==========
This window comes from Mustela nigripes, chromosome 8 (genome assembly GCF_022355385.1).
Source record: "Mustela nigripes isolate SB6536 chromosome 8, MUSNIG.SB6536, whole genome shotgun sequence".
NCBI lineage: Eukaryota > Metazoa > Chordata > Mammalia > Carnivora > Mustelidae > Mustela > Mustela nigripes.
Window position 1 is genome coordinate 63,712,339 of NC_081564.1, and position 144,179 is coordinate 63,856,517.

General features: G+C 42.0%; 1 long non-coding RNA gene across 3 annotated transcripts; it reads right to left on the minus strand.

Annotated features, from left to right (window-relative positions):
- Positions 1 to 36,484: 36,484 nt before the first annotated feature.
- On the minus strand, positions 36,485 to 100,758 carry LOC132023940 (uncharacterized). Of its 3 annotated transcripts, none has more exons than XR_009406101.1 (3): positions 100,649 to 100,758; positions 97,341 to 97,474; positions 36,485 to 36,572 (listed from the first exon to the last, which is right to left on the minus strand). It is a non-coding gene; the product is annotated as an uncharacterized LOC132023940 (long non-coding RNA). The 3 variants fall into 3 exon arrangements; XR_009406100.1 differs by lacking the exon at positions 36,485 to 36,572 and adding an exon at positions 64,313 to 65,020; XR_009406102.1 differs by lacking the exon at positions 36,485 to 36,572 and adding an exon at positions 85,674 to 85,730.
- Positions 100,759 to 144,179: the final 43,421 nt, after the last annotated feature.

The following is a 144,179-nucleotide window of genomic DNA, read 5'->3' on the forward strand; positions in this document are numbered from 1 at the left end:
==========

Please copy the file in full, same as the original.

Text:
This window comes from Mustela nigripes, chromosome 8 (genome assembly GCF_022355385.1).
Source record: "Mustela nigripes isolate SB6536 chromosome 8, MUSNIG.SB6536, whole genome shotgun sequence".
NCBI lineage: Eukaryota > Metazoa > Chordata > Mammalia > Carnivora > Mustelidae > Mustela > Mustela nigripes.
Window position 1 is genome coordinate 63,712,339 of NC_081564.1, and position 144,179 is coordinate 63,856,517.

General features: G+C 42.0%; 1 long non-coding RNA gene across 3 annotated transcripts; it reads right to left on the minus strand.

Annotated features, from left to right (window-relative positions):
- Positions 1 to 36,484: 36,484 nt before the first annotated feature.
- On the minus strand, positions 36,485 to 100,758 carry LOC132023940 (uncharacterized). Of its 3 annotated transcripts, none has more exons than XR_009406101.1 (3): positions 100,649 to 100,758; positions 97,341 to 97,474; positions 36,485 to 36,572 (listed from the first exon to the last, which is right to left on the minus strand). It is a non-coding gene; the product is annotated as an uncharacterized LOC132023940 (long non-coding RNA). The 3 variants fall into 3 exon arrangements; XR_009406100.1 differs by lacking the exon at positions 36,485 to 36,572 and adding an exon at positions 64,313 to 65,020; XR_009406102.1 differs by lacking the exon at positions 36,485 to 36,572 and adding an exon at positions 85,674 to 85,730.
- Positions 100,759 to 144,179: the final 43,421 nt, after the last annotated feature.

The following is a 144,179-nucleotide window of genomic DNA, read 5'->3' on the forward strand; positions in this document are numbered from 1 at the left end: